Young dealership workers most likely to leave

Young dealership workers most likely to leave.

Prospects of Car-Dealership Work Scare Off Many Job-Seekers

Total car dealership employee turnover in general is 40%, but is 67% in sales, where working on commission without a guaranteed income scares away both jobholders and job seekers, a staffing study says.

Millennials lead the way when it comes to calling it quits at car dealerships, where employee turnover has been a chronic issue.

Cox Automotive’s 2017 Dealership Staffing Study says the turnover rate for 20- and 30-something Generation Y’ers is 52%, meaning, on average, every other Millennial who hires on at a dealership ends up leaving.

But it is not just them. About one in three Gen X’ers and one in four Baby Boomers account for dealership turnovers that are “crazy high” industrywide, says Isabelle Helms, Cox’s vice president-research and market intelligence.

Total dealership turnover in general is 40%, but is 67% in sales, where working on commission without a guaranteed income scares away both jobholders and job-seekers, according to the study that proposes a remedy or two.

“We look at the pain points, and then think about opportunities to hire and retain talent,” Helms tells WardsAuto.

Such remedial initiatives include proper training of employees and hiring the right people to begin with. “But two-thirds of dealers acknowledge they don’t have a defined staffing strategy nor clear plans on keeping employees trained,” she says. 

In partnership with Hireology, the Cox study sought opinions of about 1,000 people, including dealers, their employees and job seekers.

Of the latter, only 5% expressed an interest in an automotive job and only a quarter of that small group showed an interest in auto-retailing work, although respondent interest increased one third upon learning of dealership opportunities, Helms says. 

Many of the people who showed “zero interest” in dealership employment said they didn’t want to work on commission or thought they lacked the necessary  skills, she says. “The biggest opportunity is to create awareness. There is more to working at a dealership than being a front-line salesperson.”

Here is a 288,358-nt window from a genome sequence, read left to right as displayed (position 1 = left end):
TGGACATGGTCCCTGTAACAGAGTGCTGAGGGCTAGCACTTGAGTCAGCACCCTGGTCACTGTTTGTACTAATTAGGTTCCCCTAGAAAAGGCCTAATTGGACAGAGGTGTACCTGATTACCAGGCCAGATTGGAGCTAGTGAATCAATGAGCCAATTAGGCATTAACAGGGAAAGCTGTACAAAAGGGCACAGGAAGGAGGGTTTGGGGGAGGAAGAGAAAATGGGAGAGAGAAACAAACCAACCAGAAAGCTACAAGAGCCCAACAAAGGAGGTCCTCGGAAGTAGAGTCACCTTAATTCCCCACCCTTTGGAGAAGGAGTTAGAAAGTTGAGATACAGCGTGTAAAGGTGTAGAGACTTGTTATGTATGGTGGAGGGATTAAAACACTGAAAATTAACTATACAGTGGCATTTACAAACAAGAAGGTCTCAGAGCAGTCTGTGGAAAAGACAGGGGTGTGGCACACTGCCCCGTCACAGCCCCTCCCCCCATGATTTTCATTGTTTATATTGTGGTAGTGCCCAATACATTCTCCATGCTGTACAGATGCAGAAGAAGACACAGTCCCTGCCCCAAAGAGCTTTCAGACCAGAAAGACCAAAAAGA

Dealerships employ about 1.1 million people in the U.S.

Groups considered recruitment-worthy include college students, consumers who purchased a vehicle in the past six months, Hispanic job-seekers and people who already are working nights and weekends, the study says.

Helms describes some dealers as “progressive” in offering salaries combined with  commissions and bonuses, flexible hours, regular recognition of staff accomplishments and up-to-date technology, something that’s particularly attractive to Millennials.

“We learned young people are driving a lot of changes,” she says, noting many of them pursue a balanced lifestyle and disdain grueling work schedules.

“The cost of turnover is eating into dealers’ bottom lines,” Helms says.

Although Millennials as a generation sometimes take a lot of heat from their elders for this and that, the study indicates many dealers see their strengths. Those include the ability to sell to peers, tech savviness and receptiveness to change.

Conversely, the study says Gen Y weaknesses as perceived by dealers include a need for immediate recognition, little drive or self-motivation, a sense of entitlement and an overdependence on technology.

Nearly 70% of dealership employees are more likely to stay at their jobs if they receive ongoing training. The attrition rate for rookies is reduced if they are trained or able to job-shadow a veteran worker “so they’re not thrown into the fire,” Helms says.           

The revolving door of dealership employment costs the auto-retail industry $5 billion a year, according to the study. That includes the cost of  constant hiring, loss of sales stemming from rookie missteps and employee dissatisfaction’s impact on customer loyalty.

“The cost of turnover is eating into dealers’ bottom lines,” Helms says.

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